Sunday, January 19, 2014

water under the bridge.

Tonight was the annual cocktail party at my old house in Oakland. It's one of the least exclusive events I know, and you're encouraged to bring friends or co-workers--often it turns out they know someone else at the party anyway. Sometimes, it's a small Valley.

When Anna and I were dating, I once told her that if I got married, I could easily invite 200 people to the wedding without thinking very hard. She was skeptical, since she was still deciding whether I was a fountain of bullshit--I am, but not so it matters--but then she started meeting the horde, and saw that I wasn't showing off. It is actually a very big group, and while relationships vary as you'd expect, by and large we know each other well enough. The accumulated weight of shared experience.

Tonight there was my ex-girlfriend C, who was quite justifiably angry at me for a few years, until I got my head out of my ass and apologized, and eventually we became able to talk like old friends. Just last week, at a dinner party, I got to tell the remarkable story of our first date, which is one of my favorites. Of course everyone at the table has known me for years, and known her almost as long, and that just makes it all awesome.

There was also my ex from The Bad Relationship, who doesn't want to remember anything about our mutual past, but we did have quite a civil conversation about the labeling of the numerous cheeses. She reportedly acknowledged Anna's presence in the room, as well. Small steps toward a more peaceful world.

Many of us have dated, several have been married and divorced; sometimes the pairing up happens within the community, and sometimes the pairing up brings in a new person. (Or several, in my case: on the way home from the party when my late friend J and his wife H first met Anna, H commented how much she liked Anna and how well Anna and I seemed to fit together. J said, "Yeah...don't get too attached. We've seen this before, and they don't necessarily stick around." Anna was unable to convince H to tell this story at our wedding.)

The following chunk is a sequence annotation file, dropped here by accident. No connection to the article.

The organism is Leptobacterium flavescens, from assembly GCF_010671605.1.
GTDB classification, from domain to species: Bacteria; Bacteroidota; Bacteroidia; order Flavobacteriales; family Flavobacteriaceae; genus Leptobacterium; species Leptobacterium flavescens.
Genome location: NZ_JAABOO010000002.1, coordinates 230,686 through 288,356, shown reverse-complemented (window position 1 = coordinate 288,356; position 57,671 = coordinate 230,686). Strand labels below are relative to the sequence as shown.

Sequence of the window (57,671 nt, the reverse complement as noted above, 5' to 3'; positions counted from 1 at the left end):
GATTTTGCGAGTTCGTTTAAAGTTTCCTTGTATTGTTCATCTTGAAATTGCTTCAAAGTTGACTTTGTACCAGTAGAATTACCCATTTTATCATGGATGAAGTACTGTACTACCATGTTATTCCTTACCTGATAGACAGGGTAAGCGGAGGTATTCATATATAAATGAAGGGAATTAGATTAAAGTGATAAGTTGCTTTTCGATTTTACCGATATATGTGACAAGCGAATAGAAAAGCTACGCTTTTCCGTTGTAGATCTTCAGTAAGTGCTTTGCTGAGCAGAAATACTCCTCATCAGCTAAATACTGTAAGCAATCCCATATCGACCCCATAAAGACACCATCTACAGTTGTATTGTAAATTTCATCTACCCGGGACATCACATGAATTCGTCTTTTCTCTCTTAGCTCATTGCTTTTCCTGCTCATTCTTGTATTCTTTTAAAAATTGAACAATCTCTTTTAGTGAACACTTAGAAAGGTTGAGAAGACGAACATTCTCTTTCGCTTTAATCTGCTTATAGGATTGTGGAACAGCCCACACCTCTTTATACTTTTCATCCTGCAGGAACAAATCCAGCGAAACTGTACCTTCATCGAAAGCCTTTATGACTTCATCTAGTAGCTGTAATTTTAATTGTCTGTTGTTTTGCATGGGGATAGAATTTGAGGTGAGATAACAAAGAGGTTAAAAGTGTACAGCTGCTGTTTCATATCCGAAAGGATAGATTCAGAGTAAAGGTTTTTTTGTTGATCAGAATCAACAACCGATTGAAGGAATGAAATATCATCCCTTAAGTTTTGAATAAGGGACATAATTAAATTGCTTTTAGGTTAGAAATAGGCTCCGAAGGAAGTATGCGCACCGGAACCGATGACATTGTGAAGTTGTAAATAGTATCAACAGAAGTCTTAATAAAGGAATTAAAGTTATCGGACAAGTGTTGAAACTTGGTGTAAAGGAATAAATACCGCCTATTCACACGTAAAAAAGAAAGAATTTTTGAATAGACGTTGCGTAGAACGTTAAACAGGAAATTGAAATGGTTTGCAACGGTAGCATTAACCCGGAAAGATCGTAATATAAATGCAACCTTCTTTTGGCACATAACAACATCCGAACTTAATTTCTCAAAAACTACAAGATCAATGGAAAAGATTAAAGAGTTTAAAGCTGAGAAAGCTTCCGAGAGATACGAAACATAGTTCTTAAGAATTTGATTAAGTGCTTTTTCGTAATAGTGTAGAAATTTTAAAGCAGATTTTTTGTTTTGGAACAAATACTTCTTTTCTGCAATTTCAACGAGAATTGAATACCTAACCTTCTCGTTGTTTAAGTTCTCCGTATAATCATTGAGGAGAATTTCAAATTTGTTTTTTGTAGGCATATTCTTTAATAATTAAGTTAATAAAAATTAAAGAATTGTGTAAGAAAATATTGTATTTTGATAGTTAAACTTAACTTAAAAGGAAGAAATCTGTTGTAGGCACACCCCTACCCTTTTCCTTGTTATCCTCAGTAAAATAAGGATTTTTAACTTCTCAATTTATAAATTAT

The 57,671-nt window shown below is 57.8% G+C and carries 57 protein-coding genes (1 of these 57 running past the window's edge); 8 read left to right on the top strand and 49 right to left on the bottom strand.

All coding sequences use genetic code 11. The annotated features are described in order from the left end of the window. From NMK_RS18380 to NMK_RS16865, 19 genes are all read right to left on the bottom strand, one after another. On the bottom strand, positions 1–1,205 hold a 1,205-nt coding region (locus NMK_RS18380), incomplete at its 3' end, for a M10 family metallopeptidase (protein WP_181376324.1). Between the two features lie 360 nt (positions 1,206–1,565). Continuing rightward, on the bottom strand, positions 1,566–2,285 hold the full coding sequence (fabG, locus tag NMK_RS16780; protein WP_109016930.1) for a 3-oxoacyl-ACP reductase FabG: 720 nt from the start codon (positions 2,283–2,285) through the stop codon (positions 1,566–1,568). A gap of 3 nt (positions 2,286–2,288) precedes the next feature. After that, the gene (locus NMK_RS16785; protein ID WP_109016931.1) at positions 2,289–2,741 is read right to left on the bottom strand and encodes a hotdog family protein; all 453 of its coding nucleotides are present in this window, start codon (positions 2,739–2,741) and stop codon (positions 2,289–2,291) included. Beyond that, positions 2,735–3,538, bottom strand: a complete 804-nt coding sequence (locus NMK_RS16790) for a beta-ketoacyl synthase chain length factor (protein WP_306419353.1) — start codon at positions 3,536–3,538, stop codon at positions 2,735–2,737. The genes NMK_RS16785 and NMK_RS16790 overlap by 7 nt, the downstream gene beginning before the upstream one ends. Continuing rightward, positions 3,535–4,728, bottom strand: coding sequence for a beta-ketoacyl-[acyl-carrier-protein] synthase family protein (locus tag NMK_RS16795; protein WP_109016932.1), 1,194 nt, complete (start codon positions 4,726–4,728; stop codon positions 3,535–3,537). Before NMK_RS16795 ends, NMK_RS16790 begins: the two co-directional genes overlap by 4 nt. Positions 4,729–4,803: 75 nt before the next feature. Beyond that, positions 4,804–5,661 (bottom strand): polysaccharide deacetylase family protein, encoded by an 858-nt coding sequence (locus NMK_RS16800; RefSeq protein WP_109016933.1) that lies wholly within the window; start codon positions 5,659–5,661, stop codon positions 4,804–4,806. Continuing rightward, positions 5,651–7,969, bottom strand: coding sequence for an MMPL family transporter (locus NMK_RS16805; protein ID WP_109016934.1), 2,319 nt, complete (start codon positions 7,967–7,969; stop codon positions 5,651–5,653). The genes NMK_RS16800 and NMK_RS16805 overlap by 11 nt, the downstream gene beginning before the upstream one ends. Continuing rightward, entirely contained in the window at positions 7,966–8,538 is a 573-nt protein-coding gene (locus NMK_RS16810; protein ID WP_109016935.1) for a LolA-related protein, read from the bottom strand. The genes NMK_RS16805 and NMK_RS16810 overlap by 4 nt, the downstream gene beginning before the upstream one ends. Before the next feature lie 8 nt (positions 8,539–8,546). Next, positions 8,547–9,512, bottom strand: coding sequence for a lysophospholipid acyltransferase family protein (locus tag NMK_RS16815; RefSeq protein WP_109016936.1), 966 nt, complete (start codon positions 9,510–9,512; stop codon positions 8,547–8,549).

(In my defense, this seems a little unfair, since my pre-Anna girlfriend was around for 3 years and still talks to my friends, if not, for mysterious reasons, to me. Nonetheless, a valid point.)

Most of the gang is a bit older than me, so they've had the pleasure of watching me grow from an obnoxious, if usually charming, twentysomething single guy, into a charming, if occasionally obnoxious, thirtysomething husband and father. These are my people. We've all grown up together, gone to Burning Man, eaten lovely food, helped each other, trusted each other, adjusted our expectations to what we're all capable of.

Across the community, biological families range from the fabulous like mine, to varying levels of dysfunction, all the way down to the horrific. No matter what we each started out with, now we have each other, too.

Our traditional dinner toast is "Here's to the family you choose."

Sunday, January 5, 2014

back to work, slackers